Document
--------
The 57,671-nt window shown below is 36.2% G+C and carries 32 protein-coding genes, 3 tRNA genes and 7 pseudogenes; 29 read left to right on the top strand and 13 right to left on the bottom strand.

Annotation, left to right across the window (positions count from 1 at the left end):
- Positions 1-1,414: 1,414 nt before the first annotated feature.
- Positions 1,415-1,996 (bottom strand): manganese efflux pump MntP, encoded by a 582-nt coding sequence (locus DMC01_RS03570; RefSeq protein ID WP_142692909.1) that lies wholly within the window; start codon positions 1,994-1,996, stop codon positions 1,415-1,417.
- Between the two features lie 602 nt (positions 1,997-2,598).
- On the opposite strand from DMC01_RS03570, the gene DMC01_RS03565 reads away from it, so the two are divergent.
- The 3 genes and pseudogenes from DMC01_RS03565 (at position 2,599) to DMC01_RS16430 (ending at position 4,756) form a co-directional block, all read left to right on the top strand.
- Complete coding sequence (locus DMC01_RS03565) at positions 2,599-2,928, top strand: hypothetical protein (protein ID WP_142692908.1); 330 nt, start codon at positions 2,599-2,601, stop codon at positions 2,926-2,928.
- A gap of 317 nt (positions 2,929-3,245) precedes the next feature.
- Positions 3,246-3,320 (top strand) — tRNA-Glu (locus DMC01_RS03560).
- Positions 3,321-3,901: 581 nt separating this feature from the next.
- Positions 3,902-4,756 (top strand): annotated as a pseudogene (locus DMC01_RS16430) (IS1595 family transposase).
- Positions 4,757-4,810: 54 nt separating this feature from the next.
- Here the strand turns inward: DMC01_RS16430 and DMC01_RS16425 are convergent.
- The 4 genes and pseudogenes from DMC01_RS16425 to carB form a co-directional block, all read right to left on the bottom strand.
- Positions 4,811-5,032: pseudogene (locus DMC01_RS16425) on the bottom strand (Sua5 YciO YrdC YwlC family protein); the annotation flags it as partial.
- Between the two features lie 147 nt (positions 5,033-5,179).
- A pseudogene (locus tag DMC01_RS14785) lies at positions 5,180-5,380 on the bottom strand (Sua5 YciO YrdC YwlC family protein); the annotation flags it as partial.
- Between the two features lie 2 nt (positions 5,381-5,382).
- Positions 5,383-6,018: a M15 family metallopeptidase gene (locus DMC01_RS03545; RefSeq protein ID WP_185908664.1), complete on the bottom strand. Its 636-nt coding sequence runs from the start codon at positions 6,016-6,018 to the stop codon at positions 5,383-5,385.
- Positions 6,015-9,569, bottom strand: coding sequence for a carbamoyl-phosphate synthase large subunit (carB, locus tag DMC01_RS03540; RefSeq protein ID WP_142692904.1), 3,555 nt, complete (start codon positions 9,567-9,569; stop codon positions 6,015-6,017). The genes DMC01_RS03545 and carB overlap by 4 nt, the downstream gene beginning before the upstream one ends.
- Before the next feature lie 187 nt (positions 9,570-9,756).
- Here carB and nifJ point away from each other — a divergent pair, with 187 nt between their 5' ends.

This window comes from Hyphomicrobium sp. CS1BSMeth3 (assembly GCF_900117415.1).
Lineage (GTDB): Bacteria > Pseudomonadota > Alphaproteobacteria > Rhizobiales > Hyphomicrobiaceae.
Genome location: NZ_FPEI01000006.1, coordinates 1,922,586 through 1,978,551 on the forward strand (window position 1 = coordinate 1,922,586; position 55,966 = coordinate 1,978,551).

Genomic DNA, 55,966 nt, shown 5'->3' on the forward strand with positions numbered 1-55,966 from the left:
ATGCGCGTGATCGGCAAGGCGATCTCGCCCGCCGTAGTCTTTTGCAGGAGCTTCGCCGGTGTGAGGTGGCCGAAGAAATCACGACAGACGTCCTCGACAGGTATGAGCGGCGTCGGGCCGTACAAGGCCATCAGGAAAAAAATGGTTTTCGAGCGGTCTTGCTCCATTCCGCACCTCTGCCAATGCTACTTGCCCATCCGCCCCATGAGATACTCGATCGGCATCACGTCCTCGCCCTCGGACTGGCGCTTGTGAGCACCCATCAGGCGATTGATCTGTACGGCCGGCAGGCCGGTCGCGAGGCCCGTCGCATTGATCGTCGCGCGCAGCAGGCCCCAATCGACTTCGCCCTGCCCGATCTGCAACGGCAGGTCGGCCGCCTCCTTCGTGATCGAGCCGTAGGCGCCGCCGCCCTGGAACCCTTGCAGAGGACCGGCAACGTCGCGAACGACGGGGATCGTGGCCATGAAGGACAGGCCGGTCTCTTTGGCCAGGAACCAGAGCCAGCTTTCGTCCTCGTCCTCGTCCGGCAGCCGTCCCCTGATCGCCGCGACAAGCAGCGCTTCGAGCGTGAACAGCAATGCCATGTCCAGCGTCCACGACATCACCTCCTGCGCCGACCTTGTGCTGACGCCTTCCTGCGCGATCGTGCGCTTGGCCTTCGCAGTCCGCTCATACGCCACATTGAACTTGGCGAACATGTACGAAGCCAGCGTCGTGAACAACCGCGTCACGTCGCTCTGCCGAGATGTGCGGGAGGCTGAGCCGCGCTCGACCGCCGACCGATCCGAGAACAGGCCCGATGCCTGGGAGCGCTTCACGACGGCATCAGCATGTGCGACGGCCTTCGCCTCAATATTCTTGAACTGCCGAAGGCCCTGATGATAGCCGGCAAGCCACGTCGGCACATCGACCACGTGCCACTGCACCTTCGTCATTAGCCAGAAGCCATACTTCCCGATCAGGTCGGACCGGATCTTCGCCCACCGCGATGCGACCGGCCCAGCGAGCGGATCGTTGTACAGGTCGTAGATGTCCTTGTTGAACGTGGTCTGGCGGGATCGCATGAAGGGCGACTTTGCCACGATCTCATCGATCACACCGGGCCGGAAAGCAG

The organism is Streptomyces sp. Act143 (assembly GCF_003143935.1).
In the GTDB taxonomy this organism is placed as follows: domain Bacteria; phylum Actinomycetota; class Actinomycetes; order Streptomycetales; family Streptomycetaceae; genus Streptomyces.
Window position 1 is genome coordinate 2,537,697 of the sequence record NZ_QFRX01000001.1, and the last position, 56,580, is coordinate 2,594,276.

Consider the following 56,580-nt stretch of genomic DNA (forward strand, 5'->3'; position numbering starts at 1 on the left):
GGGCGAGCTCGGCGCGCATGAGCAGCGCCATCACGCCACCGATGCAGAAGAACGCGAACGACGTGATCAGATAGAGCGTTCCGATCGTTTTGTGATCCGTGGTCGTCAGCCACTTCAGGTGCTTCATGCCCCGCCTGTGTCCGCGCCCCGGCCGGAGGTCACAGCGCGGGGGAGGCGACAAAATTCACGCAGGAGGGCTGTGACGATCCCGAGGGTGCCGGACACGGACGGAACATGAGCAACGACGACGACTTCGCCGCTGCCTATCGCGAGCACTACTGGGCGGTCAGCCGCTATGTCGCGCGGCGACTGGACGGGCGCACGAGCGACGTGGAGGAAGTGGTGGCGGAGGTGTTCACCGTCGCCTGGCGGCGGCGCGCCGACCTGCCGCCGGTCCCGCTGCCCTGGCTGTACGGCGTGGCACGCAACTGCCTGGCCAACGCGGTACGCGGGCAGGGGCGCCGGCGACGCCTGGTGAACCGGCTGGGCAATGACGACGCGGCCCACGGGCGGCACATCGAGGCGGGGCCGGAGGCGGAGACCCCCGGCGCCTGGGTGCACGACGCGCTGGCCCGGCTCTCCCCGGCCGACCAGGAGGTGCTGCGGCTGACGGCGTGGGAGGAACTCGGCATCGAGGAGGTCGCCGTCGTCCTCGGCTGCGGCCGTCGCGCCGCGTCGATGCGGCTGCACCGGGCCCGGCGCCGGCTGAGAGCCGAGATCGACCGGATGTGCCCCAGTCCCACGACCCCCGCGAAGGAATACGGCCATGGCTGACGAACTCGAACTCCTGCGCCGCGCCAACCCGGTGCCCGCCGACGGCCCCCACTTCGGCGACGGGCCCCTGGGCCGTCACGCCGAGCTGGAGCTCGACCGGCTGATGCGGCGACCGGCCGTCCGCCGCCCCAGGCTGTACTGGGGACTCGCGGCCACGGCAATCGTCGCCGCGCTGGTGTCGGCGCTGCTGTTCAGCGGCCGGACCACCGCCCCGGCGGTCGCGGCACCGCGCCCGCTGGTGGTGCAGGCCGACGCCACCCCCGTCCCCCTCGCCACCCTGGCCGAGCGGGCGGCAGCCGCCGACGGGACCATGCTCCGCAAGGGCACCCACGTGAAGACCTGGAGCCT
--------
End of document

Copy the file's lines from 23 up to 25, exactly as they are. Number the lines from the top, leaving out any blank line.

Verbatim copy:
- Here carB and nifJ point away from each other — a divergent pair, with 187 nt between their 5' ends.

This window comes from Hyphomicrobium sp. CS1BSMeth3 (assembly GCF_900117415.1).
Lineage (GTDB): Bacteria > Pseudomonadota > Alphaproteobacteria > Rhizobiales > Hyphomicrobiaceae.